Not only does it poke fun at the convenient Hollywood logic behind the first Hellmouth, the one Buffy is assigned to patrol, being under the incredibly telegenic idyllic LA suburb of Sunnydale, but it also serves as a kind of understated joke. No one outright talks about what’s going on with that other Hellmouth in Cleveland, but clearly there is no vampire slayer protecting Clevelanders from their city being above a dimensional gateway to Hell, and nobody in Cleveland seems to notice.
My favorite time this was referenced? The Season 3 episode “The Wish,” where we see an alternate universe where Buffy went to Cleveland instead of Sunnydale, causing Sunnydale to become a grim dystopia ruled by vampires (implying that that’s what Cleveland is like in our world). When alternate-universe Buffy arrives in Sunnydale, this version of her is, unlike the lovable Slayer we know, a brutal, merciless killing machine incapable of friendship or trust. Cleveland will do that to you.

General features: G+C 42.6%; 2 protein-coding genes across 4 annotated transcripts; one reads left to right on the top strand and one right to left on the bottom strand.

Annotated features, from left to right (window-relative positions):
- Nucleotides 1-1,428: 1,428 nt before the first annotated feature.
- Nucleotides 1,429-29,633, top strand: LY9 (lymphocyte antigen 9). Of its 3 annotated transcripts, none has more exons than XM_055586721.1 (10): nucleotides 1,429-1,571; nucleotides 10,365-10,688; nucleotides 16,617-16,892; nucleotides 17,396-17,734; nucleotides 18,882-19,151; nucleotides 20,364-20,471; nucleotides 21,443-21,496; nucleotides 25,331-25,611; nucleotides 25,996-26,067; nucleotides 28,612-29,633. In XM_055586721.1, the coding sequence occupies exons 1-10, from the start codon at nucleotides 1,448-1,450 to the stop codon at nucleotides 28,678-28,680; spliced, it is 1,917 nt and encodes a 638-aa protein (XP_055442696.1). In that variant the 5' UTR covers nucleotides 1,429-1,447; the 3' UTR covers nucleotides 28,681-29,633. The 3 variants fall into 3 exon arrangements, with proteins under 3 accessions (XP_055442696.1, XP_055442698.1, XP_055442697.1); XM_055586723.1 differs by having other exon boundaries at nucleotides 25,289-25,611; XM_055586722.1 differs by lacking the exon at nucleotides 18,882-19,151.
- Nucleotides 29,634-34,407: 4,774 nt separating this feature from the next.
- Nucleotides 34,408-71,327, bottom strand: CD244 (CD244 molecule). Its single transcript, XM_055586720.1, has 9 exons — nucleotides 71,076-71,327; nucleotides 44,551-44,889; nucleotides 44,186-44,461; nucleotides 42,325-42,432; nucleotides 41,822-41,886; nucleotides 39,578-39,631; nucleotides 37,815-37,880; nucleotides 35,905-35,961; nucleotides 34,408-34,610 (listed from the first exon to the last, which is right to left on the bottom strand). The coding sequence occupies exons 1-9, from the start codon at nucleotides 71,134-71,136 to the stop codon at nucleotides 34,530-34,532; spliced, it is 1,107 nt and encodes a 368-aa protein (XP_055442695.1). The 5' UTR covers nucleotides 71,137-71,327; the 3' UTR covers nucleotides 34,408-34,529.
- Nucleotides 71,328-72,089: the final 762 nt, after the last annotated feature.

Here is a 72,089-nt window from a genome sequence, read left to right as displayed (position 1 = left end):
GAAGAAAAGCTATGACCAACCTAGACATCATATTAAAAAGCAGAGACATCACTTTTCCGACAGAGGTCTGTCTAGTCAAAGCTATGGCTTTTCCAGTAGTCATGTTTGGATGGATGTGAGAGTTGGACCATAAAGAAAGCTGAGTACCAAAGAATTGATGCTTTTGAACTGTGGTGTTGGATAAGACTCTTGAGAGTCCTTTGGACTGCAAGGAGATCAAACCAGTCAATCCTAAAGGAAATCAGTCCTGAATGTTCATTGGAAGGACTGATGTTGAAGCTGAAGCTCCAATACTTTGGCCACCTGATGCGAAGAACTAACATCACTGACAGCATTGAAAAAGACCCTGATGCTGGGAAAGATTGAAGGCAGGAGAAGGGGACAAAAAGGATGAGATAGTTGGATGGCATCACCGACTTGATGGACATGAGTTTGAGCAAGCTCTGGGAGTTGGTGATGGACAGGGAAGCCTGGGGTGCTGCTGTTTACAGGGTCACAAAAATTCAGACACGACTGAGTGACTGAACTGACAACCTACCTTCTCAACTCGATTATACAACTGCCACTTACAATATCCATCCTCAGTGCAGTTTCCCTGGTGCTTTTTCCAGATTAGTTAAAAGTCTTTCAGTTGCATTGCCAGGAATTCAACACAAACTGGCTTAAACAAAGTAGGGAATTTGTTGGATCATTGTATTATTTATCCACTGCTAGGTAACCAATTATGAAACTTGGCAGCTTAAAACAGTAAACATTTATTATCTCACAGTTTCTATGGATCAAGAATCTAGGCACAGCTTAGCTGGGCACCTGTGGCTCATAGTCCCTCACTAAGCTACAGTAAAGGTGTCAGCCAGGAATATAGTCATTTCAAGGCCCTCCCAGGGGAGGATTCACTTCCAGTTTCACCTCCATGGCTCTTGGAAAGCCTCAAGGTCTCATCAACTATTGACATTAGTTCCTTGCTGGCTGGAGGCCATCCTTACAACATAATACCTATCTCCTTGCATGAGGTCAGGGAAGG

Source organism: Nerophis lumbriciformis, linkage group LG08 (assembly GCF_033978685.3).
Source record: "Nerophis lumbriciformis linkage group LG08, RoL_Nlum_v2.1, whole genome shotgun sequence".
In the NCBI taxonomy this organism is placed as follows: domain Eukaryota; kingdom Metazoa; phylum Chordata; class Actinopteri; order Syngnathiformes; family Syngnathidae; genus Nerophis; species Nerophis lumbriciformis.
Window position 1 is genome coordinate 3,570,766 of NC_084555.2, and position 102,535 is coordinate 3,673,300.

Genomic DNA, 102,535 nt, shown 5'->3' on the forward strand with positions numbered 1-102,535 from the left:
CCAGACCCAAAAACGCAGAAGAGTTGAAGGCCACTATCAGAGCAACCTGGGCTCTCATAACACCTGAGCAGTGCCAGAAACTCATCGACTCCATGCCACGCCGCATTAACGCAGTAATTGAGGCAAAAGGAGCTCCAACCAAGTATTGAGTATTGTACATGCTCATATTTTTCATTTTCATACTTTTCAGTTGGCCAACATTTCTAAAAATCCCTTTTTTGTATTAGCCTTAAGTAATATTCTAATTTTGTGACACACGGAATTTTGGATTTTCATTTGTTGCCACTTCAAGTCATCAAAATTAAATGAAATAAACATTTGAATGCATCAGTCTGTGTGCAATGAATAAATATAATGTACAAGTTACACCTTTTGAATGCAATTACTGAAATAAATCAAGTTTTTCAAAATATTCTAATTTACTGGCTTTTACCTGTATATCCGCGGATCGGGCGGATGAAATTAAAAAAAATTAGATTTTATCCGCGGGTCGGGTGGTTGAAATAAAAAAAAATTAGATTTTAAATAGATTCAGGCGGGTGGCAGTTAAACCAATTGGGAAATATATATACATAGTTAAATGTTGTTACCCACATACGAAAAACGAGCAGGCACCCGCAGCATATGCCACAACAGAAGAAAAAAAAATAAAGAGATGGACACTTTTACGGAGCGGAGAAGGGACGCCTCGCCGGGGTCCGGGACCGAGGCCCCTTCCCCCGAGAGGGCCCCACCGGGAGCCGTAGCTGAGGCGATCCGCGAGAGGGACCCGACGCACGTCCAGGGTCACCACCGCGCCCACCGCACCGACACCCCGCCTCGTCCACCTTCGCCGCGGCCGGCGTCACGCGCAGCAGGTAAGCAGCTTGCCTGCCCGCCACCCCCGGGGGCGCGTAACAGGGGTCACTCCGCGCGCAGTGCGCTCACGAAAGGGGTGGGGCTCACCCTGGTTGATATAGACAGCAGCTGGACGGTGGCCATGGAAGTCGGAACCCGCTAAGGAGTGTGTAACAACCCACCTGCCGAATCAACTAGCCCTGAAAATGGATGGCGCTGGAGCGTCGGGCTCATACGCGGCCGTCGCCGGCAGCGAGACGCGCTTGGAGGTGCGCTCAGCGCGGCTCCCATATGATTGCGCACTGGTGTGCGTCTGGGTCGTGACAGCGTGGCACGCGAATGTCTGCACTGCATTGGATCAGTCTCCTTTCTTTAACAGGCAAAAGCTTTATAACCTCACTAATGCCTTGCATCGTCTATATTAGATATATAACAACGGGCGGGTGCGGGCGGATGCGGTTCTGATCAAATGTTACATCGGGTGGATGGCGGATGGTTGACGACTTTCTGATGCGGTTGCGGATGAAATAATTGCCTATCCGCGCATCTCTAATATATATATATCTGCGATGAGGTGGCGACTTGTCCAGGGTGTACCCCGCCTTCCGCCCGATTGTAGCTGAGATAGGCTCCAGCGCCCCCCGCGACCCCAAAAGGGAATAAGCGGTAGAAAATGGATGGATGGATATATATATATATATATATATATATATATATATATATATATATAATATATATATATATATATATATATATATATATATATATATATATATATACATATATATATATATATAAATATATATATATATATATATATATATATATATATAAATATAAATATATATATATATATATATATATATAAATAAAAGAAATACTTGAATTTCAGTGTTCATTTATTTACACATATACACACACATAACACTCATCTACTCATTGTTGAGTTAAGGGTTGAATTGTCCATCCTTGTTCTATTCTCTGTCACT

5. The Ghost Whisperer
Melinda Gordon, as played by Jennifer Love Hewitt on TV's The Ghost Whisperer from 2005 to 2010, may have lived in the fictional town of Grandview, New York, but she was based on the real-life Mary Ann Winkowski, who lives in North Royalton, Ohio—right next door to my hometown of Broadview Heights.
A paid consultant for the show, Winkowski has been a local Ohio celebrity and exorcist-for-hire for decades. There haven't been any climactic battles between good and evil in her life, but Winkowski has monetized her special talents by giving self-help classes on how to de-haunt your own house, offered to dispel the curse on the Cleveland Indians for a fee (they haven’t taken her up on it yet), and, the crowning touch, has published a cookbook containing all the best recipes passed to her by departed spirits.
If the show was a very New York-take on what a ghost whisperer’s life would be like, Winkowski’s career is Cleveland to the core.